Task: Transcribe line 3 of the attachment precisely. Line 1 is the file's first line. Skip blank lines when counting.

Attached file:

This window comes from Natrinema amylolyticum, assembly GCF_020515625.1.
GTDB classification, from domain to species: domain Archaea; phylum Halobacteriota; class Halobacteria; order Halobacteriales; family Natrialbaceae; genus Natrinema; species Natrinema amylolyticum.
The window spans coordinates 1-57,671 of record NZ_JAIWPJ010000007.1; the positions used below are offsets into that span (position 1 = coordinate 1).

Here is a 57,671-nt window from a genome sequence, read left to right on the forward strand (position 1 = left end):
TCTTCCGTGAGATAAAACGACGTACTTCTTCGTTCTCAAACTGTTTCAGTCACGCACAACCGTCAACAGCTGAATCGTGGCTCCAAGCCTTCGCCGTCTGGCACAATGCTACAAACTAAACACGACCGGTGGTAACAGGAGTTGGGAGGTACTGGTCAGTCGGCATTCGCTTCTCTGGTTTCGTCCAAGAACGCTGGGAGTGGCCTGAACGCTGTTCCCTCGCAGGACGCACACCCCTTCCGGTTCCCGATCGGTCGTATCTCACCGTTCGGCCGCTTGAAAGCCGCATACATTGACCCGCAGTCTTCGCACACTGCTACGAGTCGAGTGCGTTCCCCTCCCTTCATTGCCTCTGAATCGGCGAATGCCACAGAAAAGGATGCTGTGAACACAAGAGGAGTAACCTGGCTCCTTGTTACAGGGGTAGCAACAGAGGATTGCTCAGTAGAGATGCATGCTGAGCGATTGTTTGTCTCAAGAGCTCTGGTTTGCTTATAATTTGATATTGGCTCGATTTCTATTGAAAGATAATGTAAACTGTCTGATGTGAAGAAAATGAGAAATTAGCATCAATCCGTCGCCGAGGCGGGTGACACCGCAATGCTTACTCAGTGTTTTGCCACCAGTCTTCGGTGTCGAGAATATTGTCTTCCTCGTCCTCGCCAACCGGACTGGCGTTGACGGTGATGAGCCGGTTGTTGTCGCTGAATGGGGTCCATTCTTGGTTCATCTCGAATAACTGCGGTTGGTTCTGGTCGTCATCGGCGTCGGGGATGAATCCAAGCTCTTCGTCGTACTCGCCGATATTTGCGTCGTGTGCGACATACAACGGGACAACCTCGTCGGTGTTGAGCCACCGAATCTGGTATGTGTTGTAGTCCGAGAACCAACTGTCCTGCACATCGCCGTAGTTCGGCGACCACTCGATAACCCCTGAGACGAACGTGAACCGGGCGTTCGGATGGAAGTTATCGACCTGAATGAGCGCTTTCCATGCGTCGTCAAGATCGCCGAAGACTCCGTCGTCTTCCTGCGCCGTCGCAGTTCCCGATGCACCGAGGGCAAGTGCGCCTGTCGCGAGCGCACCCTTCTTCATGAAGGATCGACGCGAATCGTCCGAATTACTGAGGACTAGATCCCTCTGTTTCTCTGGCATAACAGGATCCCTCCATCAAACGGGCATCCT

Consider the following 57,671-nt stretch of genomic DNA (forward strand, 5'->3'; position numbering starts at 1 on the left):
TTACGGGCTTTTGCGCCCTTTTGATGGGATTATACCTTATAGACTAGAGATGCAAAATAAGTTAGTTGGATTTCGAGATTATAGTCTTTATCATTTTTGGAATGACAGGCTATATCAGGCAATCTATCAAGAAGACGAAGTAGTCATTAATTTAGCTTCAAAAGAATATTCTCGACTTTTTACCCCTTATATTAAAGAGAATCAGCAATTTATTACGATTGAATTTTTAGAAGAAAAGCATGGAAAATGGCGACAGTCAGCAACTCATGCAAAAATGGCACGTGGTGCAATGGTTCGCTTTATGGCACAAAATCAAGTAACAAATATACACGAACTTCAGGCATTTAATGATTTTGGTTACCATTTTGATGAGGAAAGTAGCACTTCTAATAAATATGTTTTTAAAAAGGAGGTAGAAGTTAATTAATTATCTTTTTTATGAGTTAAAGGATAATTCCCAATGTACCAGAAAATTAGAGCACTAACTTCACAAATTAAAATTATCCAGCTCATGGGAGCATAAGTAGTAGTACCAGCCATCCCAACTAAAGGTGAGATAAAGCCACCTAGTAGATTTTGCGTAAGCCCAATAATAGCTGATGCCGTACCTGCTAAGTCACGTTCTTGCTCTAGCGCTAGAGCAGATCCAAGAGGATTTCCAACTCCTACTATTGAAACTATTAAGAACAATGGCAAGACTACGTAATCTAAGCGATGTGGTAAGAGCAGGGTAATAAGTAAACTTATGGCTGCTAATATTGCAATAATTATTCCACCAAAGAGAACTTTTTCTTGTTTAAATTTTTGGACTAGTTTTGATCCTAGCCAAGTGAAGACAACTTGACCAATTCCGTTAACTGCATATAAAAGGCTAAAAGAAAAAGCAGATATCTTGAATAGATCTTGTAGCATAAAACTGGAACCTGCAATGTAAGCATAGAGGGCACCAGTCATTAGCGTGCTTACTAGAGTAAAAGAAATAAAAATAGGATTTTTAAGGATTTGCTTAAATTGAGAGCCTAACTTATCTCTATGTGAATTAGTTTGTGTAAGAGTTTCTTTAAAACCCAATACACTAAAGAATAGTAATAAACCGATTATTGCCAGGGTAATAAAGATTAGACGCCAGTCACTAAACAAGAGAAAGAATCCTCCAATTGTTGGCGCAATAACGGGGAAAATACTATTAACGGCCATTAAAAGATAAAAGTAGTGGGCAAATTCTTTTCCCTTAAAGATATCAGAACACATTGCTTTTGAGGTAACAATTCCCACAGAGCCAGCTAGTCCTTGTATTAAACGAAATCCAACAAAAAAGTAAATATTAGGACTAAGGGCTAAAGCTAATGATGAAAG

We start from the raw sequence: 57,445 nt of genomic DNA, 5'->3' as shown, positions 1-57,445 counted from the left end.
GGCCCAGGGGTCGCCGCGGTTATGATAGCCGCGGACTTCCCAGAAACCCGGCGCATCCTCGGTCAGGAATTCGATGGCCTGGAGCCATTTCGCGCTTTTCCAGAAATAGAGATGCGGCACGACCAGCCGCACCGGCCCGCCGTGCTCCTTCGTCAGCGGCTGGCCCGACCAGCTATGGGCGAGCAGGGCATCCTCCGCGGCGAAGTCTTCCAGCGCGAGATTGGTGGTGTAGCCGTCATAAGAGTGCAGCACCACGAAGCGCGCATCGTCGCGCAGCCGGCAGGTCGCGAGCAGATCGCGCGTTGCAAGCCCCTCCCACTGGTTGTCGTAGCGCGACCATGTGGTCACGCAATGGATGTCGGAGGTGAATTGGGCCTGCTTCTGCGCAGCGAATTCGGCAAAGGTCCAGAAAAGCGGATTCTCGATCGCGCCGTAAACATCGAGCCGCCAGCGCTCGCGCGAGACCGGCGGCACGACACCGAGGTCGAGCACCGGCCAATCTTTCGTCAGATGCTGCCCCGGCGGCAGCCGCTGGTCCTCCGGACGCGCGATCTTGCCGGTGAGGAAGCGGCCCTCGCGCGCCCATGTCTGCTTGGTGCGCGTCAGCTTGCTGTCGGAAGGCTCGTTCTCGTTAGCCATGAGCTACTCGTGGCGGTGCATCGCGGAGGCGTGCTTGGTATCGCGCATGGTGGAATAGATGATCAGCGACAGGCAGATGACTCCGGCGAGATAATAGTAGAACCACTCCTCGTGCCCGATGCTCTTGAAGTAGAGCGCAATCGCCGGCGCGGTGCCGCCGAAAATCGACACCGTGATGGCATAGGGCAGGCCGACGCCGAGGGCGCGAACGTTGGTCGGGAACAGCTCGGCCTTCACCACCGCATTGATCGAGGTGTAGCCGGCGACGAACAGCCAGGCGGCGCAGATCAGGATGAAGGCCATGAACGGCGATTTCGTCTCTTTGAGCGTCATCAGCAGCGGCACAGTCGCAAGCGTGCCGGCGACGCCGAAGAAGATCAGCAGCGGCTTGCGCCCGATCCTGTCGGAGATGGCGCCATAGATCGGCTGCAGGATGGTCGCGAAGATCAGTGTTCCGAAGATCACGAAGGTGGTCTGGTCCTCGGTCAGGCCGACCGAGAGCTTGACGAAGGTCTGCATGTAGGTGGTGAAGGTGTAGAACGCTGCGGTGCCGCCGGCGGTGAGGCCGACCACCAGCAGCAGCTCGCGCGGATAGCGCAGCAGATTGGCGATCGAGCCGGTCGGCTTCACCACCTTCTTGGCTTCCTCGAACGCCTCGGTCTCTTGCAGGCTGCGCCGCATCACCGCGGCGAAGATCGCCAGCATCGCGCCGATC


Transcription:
The window spans coordinates 1-57,671 of record NZ_JAIWPJ010000007.1; the positions used below are offsets into that span (position 1 = coordinate 1).